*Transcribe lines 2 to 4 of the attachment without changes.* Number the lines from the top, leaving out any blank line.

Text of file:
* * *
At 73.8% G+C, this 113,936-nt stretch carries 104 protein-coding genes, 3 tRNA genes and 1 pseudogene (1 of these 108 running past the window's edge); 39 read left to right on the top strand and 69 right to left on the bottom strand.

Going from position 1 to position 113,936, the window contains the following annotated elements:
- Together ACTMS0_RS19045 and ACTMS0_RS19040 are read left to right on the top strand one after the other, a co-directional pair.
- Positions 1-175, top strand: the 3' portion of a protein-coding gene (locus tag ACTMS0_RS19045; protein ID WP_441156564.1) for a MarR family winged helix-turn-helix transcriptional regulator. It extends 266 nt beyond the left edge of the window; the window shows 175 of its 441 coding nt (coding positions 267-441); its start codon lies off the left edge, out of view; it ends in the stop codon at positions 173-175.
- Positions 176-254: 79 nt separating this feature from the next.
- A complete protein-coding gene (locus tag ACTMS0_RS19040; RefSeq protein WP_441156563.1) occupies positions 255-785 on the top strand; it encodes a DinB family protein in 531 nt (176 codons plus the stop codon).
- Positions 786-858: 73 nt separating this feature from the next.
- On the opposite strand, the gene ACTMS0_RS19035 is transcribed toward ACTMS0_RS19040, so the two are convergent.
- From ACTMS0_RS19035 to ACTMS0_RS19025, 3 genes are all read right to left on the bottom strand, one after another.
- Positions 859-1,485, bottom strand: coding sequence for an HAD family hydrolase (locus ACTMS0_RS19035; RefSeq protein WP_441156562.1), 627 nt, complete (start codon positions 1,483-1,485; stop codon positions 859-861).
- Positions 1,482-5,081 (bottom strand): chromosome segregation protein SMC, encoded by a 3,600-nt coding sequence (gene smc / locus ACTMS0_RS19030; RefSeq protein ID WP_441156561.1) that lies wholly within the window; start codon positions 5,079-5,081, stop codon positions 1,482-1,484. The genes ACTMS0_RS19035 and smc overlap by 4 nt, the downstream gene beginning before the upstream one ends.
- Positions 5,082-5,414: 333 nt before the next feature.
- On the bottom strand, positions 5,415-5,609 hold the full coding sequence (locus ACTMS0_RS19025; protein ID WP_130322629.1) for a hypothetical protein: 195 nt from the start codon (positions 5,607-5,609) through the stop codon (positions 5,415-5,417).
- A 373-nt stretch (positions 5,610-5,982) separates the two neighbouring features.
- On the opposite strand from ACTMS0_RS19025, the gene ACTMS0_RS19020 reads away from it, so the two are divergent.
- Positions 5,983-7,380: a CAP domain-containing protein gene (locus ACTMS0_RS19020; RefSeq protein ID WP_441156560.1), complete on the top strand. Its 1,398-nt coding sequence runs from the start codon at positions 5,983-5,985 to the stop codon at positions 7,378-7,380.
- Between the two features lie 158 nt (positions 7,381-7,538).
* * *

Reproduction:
Going from position 1 to position 113,936, the window contains the following annotated elements:
- Together ACTMS0_RS19045 and ACTMS0_RS19040 are read left to right on the top strand one after the other, a co-directional pair.
- Positions 1-175, top strand: the 3' portion of a protein-coding gene (locus tag ACTMS0_RS19045; protein ID WP_441156564.1) for a MarR family winged helix-turn-helix transcriptional regulator. It extends 266 nt beyond the left edge of the window; the window shows 175 of its 441 coding nt (coding positions 267-441); its start codon lies off the left edge, out of view; it ends in the stop codon at positions 173-175.